These Are the Sunglasses You Should be Collecting, According to Highsnobiety Staff
Stella Richter Art Director
Q: What do you look for when you buy a new pair of shades?
A: Mainly, that I like the shape, the colors and that it fits my face. I usually get this ‘oh yes, baby’ feeling, when a pair really suits me. Then I take it home and love it forever.
Q: How do you work a pair of sunglasses into your outfit?
A: Sometimes sunglasses are the first thing I pick and then go from there. Sometimes it’s the other way around and I need to find the perfect sunglasses to complete the look. I usually feel like an outfit is unfinished without sunglasses.
Q: Sunglasses are becoming an increasingly important and playful accessory, why do you think that is?
A: Like watches, trainers or anything to do with an expression of self and style, these things become an extension of your personal style and taste.
Q: What advice would you give to someone looking to start building a collection of shades?
A: Invest and buy what you love, not what’s trending. Your style and taste will always change so it will make for a more interesting and lasting collection if you so choose what you love.
Q: Talk us through your sunglass collection.
A: I have a pretty classic approach to sunglasses, but I do like to have a variation. We’re talking about aviation and military-inspired frames, or even frames inspired from ’50s or ’60s Americana shapes, but with a subtle twist to them.
Q: Why do you think it’s important to have a solid selection of sunglasses?
A: It’s nice to play around, you tell stories by wearing a certain shape or color. People tend to underestimate the power that accessories have in creating great outfits – they can add another layer and elevate even the most basic look.
How to Pick the Right Sunglasses for Your Face Shape
A square face is probably the easiest to spot as it means you basically have an angular face. Defining features include a chiseled brow and broad jawline that are roughly the same width. Rounded designs are always a good option. Consider aviators, oval and round frames, or, if you’ve been blessed with a particularly defined jawline, semi-rimless styles too.
If your face is roughly as long as it is wide, you fall into the “round” category. If this is the case for you, then look out for options that offset your facial contours and add sharpness. Go for angular-shaped or horizontal frames – they’ll elongate your face and make it look longer. If you’re wanting to make more of a statement with your shades, check out shield or wrapped styles.
An oval face is taller than it is wide and isn’t too angular around the brow or jaw, which means you can pull off just about any style – from tea shades to Oakley’s sport shades. Rounded frames work as do sharp-cornered ones, and styles that sweep upwards such as butterfly frames will complement high cheekbones. If you want to balance out the length of your face, then go for a heavy-framed rectangular option.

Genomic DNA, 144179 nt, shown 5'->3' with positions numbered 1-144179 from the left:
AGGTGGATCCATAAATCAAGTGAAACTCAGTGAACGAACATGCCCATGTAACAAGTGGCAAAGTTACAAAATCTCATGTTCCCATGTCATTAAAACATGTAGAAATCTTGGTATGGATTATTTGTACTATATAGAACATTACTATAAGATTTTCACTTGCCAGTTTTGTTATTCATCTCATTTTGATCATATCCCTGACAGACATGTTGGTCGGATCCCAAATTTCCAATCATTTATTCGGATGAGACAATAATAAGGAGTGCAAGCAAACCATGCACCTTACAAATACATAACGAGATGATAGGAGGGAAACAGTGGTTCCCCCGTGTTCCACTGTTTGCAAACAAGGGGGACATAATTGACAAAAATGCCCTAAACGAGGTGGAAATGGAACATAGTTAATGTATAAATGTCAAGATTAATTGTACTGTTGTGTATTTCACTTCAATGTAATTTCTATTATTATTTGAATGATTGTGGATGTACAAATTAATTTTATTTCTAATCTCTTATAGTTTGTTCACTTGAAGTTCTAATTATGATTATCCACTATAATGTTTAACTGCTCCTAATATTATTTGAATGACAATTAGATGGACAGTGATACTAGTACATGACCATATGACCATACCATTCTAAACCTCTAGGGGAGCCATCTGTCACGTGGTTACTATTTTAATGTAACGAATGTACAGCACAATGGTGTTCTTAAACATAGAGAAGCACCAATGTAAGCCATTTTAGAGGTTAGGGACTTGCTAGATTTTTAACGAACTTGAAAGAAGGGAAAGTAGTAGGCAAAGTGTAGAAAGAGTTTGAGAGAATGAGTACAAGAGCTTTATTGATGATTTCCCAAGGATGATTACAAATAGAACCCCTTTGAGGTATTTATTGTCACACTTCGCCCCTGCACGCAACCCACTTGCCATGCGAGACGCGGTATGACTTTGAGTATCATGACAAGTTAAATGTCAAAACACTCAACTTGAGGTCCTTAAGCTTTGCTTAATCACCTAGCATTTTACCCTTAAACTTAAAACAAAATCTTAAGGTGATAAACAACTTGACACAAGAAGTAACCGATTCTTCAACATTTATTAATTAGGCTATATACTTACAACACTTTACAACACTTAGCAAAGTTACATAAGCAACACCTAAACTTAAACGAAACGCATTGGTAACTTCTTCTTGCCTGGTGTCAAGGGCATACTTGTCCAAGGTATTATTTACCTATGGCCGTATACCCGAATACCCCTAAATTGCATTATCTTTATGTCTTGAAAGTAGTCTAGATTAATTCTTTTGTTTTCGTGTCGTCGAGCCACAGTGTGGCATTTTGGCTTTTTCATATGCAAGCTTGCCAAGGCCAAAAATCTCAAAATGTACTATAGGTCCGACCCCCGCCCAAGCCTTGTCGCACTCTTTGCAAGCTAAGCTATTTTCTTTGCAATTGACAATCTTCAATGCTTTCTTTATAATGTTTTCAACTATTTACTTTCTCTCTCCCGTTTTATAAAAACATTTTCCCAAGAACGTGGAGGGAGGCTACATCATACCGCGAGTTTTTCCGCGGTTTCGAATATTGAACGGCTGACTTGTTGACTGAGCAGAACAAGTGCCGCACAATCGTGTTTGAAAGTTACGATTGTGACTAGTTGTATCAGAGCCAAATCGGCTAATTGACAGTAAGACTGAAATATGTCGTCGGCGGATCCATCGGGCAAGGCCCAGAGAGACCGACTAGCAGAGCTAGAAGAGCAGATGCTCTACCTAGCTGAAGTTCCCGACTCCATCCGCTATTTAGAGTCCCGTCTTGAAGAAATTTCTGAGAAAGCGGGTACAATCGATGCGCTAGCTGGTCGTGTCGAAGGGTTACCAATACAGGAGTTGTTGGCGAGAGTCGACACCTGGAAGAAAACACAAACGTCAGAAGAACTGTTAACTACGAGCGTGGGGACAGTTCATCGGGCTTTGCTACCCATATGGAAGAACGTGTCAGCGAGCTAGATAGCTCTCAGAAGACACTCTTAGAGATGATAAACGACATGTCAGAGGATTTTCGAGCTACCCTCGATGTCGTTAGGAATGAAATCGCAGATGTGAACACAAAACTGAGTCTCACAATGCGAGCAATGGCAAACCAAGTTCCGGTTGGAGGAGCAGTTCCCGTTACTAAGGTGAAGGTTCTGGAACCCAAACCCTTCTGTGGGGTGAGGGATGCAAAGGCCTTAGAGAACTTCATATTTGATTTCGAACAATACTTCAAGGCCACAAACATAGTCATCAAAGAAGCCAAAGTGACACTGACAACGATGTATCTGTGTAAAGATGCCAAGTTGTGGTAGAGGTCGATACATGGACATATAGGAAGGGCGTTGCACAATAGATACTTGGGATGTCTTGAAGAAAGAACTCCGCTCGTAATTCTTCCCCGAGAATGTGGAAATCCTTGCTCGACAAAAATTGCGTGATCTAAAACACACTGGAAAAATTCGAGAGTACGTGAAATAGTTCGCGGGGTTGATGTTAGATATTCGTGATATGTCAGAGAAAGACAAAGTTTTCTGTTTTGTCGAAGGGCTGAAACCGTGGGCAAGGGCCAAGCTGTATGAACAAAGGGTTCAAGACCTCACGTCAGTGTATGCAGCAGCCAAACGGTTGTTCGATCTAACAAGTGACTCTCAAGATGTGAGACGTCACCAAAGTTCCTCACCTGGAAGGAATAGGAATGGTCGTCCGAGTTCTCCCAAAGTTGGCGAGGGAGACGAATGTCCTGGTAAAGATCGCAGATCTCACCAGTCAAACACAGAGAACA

If you have a broad brow and a narrow chin, chances are you have a heart-shaped face. In this case, pick styles that balance out brow-jaw proportions and draw attention downwards. Go-to sunglasses for the heart-shape-faced among us include low profile or light-colored frames that add length to your face. Frames with thin temples or embellished bottoms can also help to elongate the face.
Sunglasses: How Americana, Hip-Hop, Rock & Rave Influenced Our Shades
When we think of Americana, we probably think of dusty roadside motels and distressed denim. From a sunglasses perspective, one can’t overlook the effortless cool some silhouettes provided. It’s easy to see why the Americana trend buoyed brands to great heights, and why some continue to be an important piece of the sartorial puzzle.
If you want to wear sunglasses inside, we suggest having a couple of gold records hanging on your wall. But in all seriousness, the small accessory played a huge role in establishing a sense of mysteriousness for the people we’ve elevated to rock royalty. Sunglasses go a long way in creating a sense of character. It’s equally about what you want the world to know about you, while simultaneously wanting to keep certain things hidden.
Whereas designations like “rock” and “hip-hop” can be used to simply indicate genres of music, the latter has become so pervasive in influencing modern fashion that it would be quite limiting to define it solely as such. From a sunglasses standpoint, hip-hop reinforced how classic silhouettes could be built upon using flashier additions that still remained core to a brand’s DNA.
Both utilitarian — and an outward statement of the willingness to push the boundaries on social etiquette — sunglasses during this movement got larger and more technicolor in design. While rave fashion has run the gamut, sunglasses have remained an integral piece of the sartorial puzzle. Tinted lenses, oversized frames, and like with everything in fashion, we’ve seen styles from the ‘90s come back to great effect.